The contraction is released for a few seconds, and then the passive stretch is repeated for another 20 seconds. I just thought I was sharing a typo that could confuse readers. The chips list the 3 types of PNF before going into details. It is called: Hold-relax with antagonistic contraction, but in detail it is said that the agonist is contracted. I think the ball should be: Hold-relax with contraction agonist Thank you for sharing this information as it was very helpful in a project I`m working on! Stress relief is what occurs when the musculo-tendon unit (MTM), which affects the connected muscles and tendons, is under constant stress (Sharman et al., 2006). Muscles and tendons have viscoelastic properties in which they have properties of viscous and elastic materials. A viscoelastic material resists both linear shear and deformation when stress is applied, and returns to its original shape once the stress is removed from the MTU. As already mentioned, a phenomenon called “stress relaxation” occurs during a constant tension of the MTU. This reduces the force generated by the viscous material when it resists the stretching stimulus caused by stretching in the MTU.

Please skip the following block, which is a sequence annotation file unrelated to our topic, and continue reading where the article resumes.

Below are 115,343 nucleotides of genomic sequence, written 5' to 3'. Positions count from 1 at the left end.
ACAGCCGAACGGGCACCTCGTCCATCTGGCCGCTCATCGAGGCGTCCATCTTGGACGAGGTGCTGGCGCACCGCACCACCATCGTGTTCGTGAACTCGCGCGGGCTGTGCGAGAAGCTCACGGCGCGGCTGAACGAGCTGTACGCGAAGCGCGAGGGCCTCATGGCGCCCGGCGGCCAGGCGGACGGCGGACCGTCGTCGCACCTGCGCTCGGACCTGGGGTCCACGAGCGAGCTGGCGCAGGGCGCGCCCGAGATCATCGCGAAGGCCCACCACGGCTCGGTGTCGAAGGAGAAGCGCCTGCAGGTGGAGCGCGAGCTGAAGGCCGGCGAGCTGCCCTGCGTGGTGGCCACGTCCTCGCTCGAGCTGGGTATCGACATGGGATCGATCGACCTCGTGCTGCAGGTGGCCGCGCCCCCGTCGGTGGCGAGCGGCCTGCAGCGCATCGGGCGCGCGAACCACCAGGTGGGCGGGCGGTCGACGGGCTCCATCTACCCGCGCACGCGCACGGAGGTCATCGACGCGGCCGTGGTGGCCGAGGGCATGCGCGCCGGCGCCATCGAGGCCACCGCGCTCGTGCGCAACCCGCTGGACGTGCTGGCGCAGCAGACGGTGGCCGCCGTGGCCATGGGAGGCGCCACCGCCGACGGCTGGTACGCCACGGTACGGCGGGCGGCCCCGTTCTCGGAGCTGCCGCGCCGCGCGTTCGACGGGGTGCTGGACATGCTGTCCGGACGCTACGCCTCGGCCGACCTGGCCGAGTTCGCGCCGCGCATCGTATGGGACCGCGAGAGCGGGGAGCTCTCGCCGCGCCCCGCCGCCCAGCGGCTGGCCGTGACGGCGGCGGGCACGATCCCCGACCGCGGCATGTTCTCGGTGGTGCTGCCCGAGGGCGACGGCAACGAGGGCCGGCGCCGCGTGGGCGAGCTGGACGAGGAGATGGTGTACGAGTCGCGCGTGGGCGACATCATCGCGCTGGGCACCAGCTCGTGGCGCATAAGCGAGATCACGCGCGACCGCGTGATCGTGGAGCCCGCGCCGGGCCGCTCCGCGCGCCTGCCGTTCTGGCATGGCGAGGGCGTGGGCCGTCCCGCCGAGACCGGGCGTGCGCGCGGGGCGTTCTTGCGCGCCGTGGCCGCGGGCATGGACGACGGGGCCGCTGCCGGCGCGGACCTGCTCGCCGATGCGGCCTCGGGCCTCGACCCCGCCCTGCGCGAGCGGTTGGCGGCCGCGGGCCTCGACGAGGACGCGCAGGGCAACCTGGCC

As the viscous material loses its ability to withstand deformation over time, MTU slowly increases in length, a property MTU calls creep (Sharman et al., 2006). There is a limit to the distance at which a muscle can “crawl” because the longer an MTU becomes, the higher the passive torque (resistance of the MTU to stretching) and the stiffness of the muscle (Sharman et al., 2006). Although, when stretching is maintained, stress relaxation occurs and there is a decrease in passive torque and muscle stiffness that lasts for a short time (Sharman et al., 2006). It is a protective mechanism to prevent muscle tearing and maintain a healthy relationship between the contractile units of muscle sarcoma. When the CR method is used in PNF stretching, the contraction of the TM increases the traction load of the MTU and promotes the “creep” of the muscle fibers in an elongated orientation. This is similar to the CRAC method, except that the contraction of the antagonist muscle exerts more tensile force on the TM. Feland and Marin (2004) studied 72 subjects to determine whether submaximal contractions during the CR method of PNF on the thighs would provide flexibility gains comparable to MVIC. 60 of the subjects were randomly assigned to one of three treatment groups, which included 20% MVIC, 60% MVIC and 100% MVIC, while the remaining 12 were placed in the control group. Each subject in the first three groups performed three six-second sections of the CR method, all in their respective intensity, with 10-second breaks between each contraction for five days. .